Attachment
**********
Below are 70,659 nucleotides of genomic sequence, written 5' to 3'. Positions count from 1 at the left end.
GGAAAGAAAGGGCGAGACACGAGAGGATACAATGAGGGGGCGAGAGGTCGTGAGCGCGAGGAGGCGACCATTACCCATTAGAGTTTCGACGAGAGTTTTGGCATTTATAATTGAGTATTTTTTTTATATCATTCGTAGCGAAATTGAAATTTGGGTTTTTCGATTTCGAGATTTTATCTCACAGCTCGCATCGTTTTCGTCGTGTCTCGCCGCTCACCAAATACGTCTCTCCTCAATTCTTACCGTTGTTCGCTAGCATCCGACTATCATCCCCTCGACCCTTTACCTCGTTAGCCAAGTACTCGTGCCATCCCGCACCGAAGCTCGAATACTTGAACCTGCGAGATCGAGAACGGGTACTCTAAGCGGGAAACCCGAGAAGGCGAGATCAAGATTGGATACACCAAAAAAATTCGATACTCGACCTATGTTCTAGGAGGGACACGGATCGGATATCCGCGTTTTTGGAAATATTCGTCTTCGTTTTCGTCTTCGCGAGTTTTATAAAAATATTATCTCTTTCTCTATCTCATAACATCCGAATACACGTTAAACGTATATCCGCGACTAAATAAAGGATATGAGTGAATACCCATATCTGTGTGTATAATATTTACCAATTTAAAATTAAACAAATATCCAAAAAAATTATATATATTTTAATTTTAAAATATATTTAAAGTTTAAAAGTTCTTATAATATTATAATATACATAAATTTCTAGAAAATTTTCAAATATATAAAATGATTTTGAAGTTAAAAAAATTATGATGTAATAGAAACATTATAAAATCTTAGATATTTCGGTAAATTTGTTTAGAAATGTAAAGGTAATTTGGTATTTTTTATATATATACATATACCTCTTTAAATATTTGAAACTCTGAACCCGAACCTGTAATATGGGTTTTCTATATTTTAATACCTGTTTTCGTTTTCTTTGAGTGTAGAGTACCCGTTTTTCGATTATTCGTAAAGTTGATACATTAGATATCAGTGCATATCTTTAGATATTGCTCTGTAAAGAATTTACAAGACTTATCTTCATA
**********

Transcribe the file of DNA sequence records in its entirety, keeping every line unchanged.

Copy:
Below are 70,659 nucleotides of genomic sequence, written 5' to 3'. Positions count from 1 at the left end.
GGAAAGAAAGGGCGAGACACGAGAGGATACAATGAGGGGGCGAGAGGTCGTGAGCGCGAGGAGGCGACCATTACCCATTAGAGTTTCGACGAGAGTTTTGGCATTTATAATTGAGTATTTTTTTTATATCATTCGTAGCGAAATTGAAATTTGGGTTTTTCGATTTCGAGATTTTATCTCACAGCTCGCATCGTTTTCGTCGTGTCTCGCCGCTCACCAAATACGTCTCTCCTCAATTCTTACCGTTGTTCGCTAGCATCCGACTATCATCCCCTCGACCCTTTACCTCGTTAGCCAAGTACTCGTGCCATCCCGCACCGAAGCTCGAATACTTGAACCTGCGAGATCGAGAACGGGTACTCTAAGCGGGAAACCCGAGAAGGCGAGATCAAGATTGGATACACCAAAAAAATTCGATACTCGACCTATGTTCTAGGAGGGACACGGATCGGATATCCGCGTTTTTGGAAATATTCGTCTTCGTTTTCGTCTTCGCGAGTTTTATAAAAATATTATCTCTTTCTCTATCTCATAACATCCGAATACACGTTAAACGTATATCCGCGACTAAATAAAGGATATGAGTGAATACCCATATCTGTGTGTATAATATTTACCAATTTAAAATTAAACAAATATCCAAAAAAATTATATATATTTTAATTTTAAAATATATTTAAAGTTTAAAAGTTCTTATAATATTATAATATACATAAATTTCTAGAAAATTTTCAAATATATAAAATGATTTTGAAGTTAAAAAAATTATGATGTAATAGAAACATTATAAAATCTTAGATATTTCGGTAAATTTGTTTAGAAATGTAAAGGTAATTTGGTATTTTTTATATATATACATATACCTCTTTAAATATTTGAAACTCTGAACCCGAACCTGTAATATGGGTTTTCTATATTTTAATACCTGTTTTCGTTTTCTTTGAGTGTAGAGTACCCGTTTTTCGATTATTCGTAAAGTTGATACATTAGATATCAGTGCATATCTTTAGATATTGCTCTGTAAAGAATTTACAAGACTTATCTTCATA